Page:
Twitter Bootstrap vs jQuery UI? [closed]

Twitter Bootstrap vs jQuery UI? [closed]

I’ve been using jQuery UI for some basic page enhancements. Button and input styling and modal dialog boxes. Now I’ve come across Bootstrap and it looks pretty good.
Has anyone any experience of going from using jQuery UI to Bootstrap? This what I am thinking to do but before I do this I’d like to be aware of what problems I could face.

Solutions/Answers:

Solution 1:

I have on several projects.

The biggest difference in my opinion

  • jQuery UI is fallback safe, it works correctly and looks good in old browsers, where Bootstrap is based on CSS3 which basically means GREAT in new browsers, not so great in old

  • Update frequency: Bootstrap is getting some great big updates with awesome new features, but sadly they might break previous code, so you can’t just install bootstrap and update when there is a new major release, it basically requires a lot of new coding

  • jQuery UI is based on good html structure with transformations from JavaScript, while Bootstrap is based on visually and customizable inline structure. (calling a widget in JQUERY UI, defining it in Bootstrap)

So what to choose?

That always depends on the type of project you are working on. Is cool and fast looking widgets better, or are your users often using old browsers?

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I always end up using both, so I can use the best of both worlds.

Here are the links to both frameworks, if you decide to use them.

  1. jQuery UI
  2. Bootstrap

Solution 2:

Having used both, Twitter’s Bootstrap is a superior technology set. Here are some differences,

  • Widgets: jQuery UI wins here. The date widget it provides is immensely useful, and Twitter Bootstrap provides nothing of the sort.
  • Scaffolding: Bootstrap wins here. Twitter’s grid both fluid and fixed are top notch. jQuery UI doesn’t even provide this direction leaving page layout up to the end user.
  • Out of the box professionalism: Bootstrap using CSS3 is leagues ahead, jQuery UI looks dated by comparison.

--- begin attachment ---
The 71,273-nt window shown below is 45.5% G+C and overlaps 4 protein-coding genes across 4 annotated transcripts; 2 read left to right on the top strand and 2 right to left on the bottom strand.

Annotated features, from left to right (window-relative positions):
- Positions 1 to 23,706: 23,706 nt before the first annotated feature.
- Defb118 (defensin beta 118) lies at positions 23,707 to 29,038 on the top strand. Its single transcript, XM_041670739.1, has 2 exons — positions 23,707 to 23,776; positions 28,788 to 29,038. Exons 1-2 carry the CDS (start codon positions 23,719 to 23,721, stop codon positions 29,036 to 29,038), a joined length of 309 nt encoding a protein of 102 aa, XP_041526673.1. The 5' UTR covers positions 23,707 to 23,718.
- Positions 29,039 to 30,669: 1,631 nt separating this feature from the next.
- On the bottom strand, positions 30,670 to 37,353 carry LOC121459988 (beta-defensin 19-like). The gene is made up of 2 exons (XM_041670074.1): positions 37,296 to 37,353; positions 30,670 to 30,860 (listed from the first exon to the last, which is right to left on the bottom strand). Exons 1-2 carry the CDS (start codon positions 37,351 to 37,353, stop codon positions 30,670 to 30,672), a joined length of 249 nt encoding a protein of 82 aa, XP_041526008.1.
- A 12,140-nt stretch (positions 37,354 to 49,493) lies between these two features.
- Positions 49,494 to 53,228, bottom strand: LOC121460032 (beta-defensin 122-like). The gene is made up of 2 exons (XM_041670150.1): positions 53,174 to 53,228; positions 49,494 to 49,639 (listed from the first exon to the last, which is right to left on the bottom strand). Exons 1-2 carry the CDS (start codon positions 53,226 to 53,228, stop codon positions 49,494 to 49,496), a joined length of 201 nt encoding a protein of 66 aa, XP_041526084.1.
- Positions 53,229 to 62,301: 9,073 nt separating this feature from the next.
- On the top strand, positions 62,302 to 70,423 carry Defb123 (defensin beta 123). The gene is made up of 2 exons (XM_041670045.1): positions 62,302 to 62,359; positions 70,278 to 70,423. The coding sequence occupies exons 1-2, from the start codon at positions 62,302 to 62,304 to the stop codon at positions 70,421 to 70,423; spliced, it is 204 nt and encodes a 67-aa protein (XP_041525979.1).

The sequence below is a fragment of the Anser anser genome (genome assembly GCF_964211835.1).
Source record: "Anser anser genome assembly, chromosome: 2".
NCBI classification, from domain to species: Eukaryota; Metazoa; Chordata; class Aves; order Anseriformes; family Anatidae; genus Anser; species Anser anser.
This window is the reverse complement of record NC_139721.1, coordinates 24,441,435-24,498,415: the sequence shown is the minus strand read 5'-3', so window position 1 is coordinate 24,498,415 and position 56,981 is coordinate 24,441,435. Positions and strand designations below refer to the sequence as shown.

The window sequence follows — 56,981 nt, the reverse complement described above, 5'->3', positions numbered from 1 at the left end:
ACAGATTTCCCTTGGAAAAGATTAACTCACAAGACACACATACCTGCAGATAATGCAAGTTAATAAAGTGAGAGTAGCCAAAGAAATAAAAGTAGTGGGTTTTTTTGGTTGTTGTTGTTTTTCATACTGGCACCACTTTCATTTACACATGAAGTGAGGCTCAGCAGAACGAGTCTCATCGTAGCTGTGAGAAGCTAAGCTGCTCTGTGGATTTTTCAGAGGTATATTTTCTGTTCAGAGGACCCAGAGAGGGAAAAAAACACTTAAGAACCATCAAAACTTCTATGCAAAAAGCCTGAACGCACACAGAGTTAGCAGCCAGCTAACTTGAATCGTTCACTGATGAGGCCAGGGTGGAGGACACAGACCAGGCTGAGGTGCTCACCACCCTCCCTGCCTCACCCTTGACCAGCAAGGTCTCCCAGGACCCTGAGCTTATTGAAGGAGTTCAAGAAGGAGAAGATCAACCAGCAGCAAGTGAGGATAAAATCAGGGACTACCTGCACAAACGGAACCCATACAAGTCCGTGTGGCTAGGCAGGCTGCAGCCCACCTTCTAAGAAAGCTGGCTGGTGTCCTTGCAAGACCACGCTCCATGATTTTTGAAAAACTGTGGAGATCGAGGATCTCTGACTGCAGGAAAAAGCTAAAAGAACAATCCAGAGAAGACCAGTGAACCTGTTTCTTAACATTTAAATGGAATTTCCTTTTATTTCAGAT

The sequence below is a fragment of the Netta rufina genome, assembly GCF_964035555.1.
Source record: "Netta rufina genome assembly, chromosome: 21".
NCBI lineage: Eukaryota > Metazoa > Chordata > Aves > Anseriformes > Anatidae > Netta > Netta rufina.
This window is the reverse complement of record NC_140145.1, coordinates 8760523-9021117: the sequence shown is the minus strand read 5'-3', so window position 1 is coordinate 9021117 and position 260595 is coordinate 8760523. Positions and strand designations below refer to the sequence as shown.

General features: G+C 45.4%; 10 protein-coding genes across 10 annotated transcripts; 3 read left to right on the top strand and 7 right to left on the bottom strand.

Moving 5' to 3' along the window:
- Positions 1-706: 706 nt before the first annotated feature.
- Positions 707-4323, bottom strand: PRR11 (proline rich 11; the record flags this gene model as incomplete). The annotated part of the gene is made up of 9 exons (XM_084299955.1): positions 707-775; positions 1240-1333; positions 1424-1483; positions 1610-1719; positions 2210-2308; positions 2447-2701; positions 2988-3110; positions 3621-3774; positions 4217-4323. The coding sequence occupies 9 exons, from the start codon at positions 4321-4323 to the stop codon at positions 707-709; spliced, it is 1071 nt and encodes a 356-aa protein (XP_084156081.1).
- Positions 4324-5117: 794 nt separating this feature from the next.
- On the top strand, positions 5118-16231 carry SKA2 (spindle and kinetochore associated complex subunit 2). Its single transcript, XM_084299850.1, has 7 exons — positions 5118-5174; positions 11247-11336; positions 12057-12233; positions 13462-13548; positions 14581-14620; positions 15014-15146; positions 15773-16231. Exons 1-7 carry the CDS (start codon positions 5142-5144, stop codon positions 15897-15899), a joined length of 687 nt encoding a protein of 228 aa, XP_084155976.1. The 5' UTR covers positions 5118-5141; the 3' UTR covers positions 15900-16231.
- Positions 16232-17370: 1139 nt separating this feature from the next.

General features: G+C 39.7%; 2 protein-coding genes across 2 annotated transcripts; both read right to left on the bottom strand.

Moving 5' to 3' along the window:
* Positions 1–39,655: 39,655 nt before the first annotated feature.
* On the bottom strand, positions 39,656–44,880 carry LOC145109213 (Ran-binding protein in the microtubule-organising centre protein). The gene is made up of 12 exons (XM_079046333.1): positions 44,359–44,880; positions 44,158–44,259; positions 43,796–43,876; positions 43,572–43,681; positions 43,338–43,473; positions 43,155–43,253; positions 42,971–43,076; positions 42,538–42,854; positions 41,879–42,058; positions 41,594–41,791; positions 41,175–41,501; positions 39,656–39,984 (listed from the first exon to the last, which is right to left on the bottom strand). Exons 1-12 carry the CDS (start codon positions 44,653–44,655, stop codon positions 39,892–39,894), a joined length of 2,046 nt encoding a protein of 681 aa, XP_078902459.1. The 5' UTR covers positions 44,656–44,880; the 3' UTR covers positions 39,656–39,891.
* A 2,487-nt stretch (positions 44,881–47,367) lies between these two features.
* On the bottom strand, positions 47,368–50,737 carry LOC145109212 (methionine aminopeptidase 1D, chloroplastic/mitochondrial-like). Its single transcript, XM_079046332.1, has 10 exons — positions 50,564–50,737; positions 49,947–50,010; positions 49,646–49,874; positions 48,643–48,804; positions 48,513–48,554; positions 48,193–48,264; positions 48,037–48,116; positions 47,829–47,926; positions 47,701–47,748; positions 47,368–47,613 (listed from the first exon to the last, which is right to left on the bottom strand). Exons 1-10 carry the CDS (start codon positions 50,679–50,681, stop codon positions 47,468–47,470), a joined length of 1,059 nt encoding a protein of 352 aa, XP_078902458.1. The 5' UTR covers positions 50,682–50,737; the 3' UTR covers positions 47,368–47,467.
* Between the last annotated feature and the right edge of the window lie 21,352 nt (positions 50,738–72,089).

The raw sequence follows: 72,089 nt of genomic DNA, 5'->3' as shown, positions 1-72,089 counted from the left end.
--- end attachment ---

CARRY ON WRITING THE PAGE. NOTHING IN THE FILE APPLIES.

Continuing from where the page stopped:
• Icons: I’ll go tie on this one. Bootstrap has nicer icons imho than jQuery UI, but I don’t like the terms one bit, Glyphicons Halflings are normally not available for free, but an arrangement between Bootstrap and the Glyphicons creators have made this possible at no cost to you as developers. As a thank you, we ask you to include an optional link back to Glyphicons whenever practical.
  • Images & Thumbnails: goes to Bootstrap, jQuery UI doesn’t even help here.
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Other notes,

  • It’s important to understand how these two technologies compete in the spheres too. There is a lot of overlap, but if you want simple scaffolding and fixed/fluid creation Bootstrap isn’t another technology, it’s the best technology. If you want any single widget, jQuery UI probably isn’t even in the top three. Today, jQuery UI is mainly just a toy for consistency and proof of concept for a client-side widget creation using a unified framework.

Solution 3:

You can use both with relatively few issues. Twitter Bootstrap uses jQuery 1.7.1 (as of this writing), and I can’t think of any reasons why you cannot integrate additional Jquery UI components into your HTML templates.

I’ve been using a combination of HTML5 Boilerplate & Twitter Bootstrap built at Initializr.com. This combines two awesome starter templates into one great starter project. Check out the details at http://html5boilerplate.com/ and http://www.initializr.com/ Or to get started right away, go to http://www.initializr.com/, click the “Bootstrap 2” button, and click “Download It”. This will give you all the js and css you need to get started.

And don’t be scared off by HTML5 and CSS3. Initializr and HTML5 Boilerplate include polyfills and IE specific code that will allow all features to work in IE 6, 7 8, and 9.

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The use of LESS in Twitter Bootstrap is also optional. They use LESS to compile all the CSS that is used by Bootstrap, but if you just want to override or add your own styles, they provide an empty css file for that purpose.

There is also a blank js file (script.js) for you to add custom code. This is where you would add your handlers or selectors for additional jQueryUI components.

Solution 4:

We have used both and we like Bootstrap for its simplicity and the pace at which it’s being developed and enhanced. The problem with jQuery UI is that it’s moving at a snail’s pace. It’s taking years to roll out common features like Menubar, Tree control and DataGrid which are in planning/development stage for ever. We waited waited waited and finally given up and used other libraries like ExtJS for our product http://dblite.com.

Bootstrap has come up with quite a comprehensive set of features in a very short period of time and I am sure it will outpace jQuery UI pretty soon.

So I see no point in using something that will eventually be outdated…